Leavitt shuts off the alarm clock

by marlys good

After years of “early to bed, early to rise,” six mornings a week, Lee Leavitt can finally shut off the alarm. The long-time Shell Route mail carrier will retire Tuesday, March 31, with lots of fond memories but no regrets of her 27 years carrying the mail from Greybull to Shell and beyond.

She started out as a substitute carrier for the late Andy Spinder in 1988, but took over the route on his death in 1990.

Lee said when Spinder called her to ask if she would be his substitute, “We were living at the Shell Creek campgrounds, I thought I’d be okay with that,” so she said yes.

She laughed, “I thought I’d just come into Greybull, they would hand me the (packets) of mail and say, ‘There you go.’ It didn’t work out that way; it was more complicated than I thought.” The sorting, stuffing and rolling were up to her.

“There was just one truck coming in then. I left Shell about 5:30, my route started right out of Greybull, and included the ‘old’ part of Greybull Heights, went on the old Greybull Heights road, down around the gravel road where Jerry Stockwell lives, and ended up back on the highway where I headed east to Shell. The route took me from Shell on up to Wagon Wheel. I was usually done about 10 or 10:30 a.m., if things went well. Then at 4 p.m. I had to take the mail from the Shell Post Office into Greybull.” The route serviced 107 homes and was about 65 miles, start to finish. “When I started out I was driving my little old Subaru. I think gas was maybe $1.25 per gallon then; the cost has fluctuated. I’ve paid as high as $3.68 a gallon, but it’s down now.”

In the 27 years the route has taken its toll on five cars, each car a little bigger than the previous one. “It takes a bigger car now. A lot of people have moved in; my route now includes Bear and Beaver Creek, so we’re hauling a lot more mail.” Make that a LOT more mail; the route is now approximately 80 miles round trip and there are 267 mailboxes. “Now I usually don’t get home until noon,” Lee explained, “and then I go back to Greybull with the mail from Shell at 2:30 p.m.”

Art Ernst was the Greybull postmaster and Linda Scharen was postmistress at Shell when she started.

“The first winter it was below zero (try -40) for about a week. We were living at the campground and I put my car in the garage where Ruth Leavitt was living, built a fire in the wood stove, then put the car in. Of course I had to walk down there about five in the morning and bring it back to the campground to warm it up. I remember getting in one morning and the seat didn’t even give it was so cold. It felt like I was sitting on a board.”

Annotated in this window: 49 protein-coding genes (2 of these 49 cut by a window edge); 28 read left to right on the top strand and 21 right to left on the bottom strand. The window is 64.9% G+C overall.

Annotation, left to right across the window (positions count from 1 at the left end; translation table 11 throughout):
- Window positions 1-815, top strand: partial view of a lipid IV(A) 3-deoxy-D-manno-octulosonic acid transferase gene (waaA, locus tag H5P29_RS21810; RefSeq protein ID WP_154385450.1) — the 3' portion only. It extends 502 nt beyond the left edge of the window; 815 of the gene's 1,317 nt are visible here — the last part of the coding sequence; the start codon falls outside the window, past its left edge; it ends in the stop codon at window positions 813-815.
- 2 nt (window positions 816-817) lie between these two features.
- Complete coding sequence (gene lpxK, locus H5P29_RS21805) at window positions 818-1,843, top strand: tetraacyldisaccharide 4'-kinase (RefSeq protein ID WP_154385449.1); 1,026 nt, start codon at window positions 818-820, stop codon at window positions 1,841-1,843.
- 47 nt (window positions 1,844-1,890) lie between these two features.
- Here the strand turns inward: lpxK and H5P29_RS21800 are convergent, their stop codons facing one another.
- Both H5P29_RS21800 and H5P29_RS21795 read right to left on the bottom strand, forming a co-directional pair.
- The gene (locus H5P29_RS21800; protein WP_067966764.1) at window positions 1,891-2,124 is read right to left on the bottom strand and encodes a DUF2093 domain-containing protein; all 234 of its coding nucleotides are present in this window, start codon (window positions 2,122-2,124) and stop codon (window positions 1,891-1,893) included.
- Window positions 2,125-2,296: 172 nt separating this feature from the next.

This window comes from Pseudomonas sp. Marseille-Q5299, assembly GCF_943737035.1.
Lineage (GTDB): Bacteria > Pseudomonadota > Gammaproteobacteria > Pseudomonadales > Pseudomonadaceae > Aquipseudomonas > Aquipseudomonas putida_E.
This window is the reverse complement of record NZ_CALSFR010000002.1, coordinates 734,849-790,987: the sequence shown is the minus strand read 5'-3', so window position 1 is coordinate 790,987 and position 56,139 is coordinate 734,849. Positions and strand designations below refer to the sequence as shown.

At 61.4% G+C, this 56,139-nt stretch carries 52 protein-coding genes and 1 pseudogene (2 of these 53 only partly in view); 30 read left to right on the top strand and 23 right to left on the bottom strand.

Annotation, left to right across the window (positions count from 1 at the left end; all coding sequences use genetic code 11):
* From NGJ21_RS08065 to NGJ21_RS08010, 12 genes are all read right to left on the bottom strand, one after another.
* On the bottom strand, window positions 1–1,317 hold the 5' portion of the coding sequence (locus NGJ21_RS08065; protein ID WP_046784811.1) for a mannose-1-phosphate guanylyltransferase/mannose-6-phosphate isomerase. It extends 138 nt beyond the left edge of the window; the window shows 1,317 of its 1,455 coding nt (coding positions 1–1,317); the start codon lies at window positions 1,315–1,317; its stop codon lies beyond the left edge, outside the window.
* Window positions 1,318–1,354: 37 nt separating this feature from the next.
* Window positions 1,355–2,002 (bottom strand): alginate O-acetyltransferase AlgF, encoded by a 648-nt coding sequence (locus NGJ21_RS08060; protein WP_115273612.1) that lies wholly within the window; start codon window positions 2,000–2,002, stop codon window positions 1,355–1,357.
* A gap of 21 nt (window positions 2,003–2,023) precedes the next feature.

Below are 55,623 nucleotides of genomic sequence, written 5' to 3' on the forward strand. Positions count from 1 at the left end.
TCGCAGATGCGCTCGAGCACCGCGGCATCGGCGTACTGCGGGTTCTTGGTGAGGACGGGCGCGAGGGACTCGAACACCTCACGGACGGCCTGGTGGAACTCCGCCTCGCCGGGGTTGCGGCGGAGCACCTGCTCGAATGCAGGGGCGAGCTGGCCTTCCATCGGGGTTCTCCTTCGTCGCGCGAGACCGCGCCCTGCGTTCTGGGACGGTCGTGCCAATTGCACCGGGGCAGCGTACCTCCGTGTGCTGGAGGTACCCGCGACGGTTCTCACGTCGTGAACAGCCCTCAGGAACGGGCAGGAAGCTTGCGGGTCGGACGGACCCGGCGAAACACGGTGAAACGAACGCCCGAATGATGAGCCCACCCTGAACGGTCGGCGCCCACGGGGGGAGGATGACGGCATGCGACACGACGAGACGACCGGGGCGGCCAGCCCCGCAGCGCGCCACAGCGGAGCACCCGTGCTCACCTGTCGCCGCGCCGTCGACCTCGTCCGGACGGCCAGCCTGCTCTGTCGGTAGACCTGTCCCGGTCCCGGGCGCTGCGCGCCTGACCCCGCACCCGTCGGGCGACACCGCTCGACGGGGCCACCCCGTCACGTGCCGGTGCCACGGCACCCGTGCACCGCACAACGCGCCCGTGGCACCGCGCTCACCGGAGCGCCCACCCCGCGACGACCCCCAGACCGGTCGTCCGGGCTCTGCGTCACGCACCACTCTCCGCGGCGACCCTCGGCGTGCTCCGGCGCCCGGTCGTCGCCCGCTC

Then there was the other extreme, when the temps reached 97 degrees above and she had a flat tire on Bear Creek.

“I almost changed it,” she laughed. “I got all but one lug nut off, but no matter how hard I tried, I couldn’t get that one loose.” So she took off walking for what she thought was “about two miles. I didn’t have my drink with me; I finally came across a stock tank and splashed water all over my face. I finally got to a house where Steve Helburn had just moved in.”

Helburn took her back to the car, changed the tire, and got her on her way again. “Steve told me, ‘You would never have gotten this tire off.’”

While Lee was carrying the mail, her husband “was gone over the road trucking, but he called in all the time, and I would tell him, ‘The car is making this kind of noise, or this or that is wrong; what do you think it is?’ He could usually diagnose the problem.”

When he got in from a road trip, “He was my main maintenance man, fixing, tire changing, oil changes, whatever I needed. That really, really helped out.”

Her first year on the route she did it all alone; no substitute; six days a week. It was too much of a grind. So she has had several substitutes, with Loren and Marjorie Good serving the longest. It has given her brief reprieves and kept her going.

“Every time the contract came due, I’d think I would quit, then I’d think, no I can do one more, then one more,” and the “one more” turned into 27 years.

Her longevity in part is due to the help husband Glen has been since he gave up trucking. After farming for Werbelows at Emblem for a while, “Lately he has gone with me. That has really helped. I have never gotten one of those vehicles with the steering wheel on the right side, so putting mail in 250-plus boxes has taken its toll” on her arm, shoulders and back. “Glen has helped me immensely.”

Lee said she has been blessed with great customers who have had few complaints. “I try to please all the customers,” she said. “One day there was a note in a mailbox asking me to close the mail box tighter; just down the road, another one asked me not to close it too tight,” she laughed. “But most of them have been very patient and very good.”

Lee is looking forward to shutting her alarm off and “sleeping in,” but admits she might have to “reset my body clock. I plan to catch up on my sleep, do a little more visiting with family. I have eight great-grandchildren scattered all over, we have a cabin and we’ll be spending more time up there.” Plus, she adds, “There are some major things around the place I’ve let go for years. I’ll miss some of the things (about the mail route), “but I’m ready to have some time on my own.”

Lee will be honored at an open house in the fellowship room at the Shell Community Church Sunday, March 29, from 2-4 p.m.

Stop in and wish her well as she “drives off into the sunset.”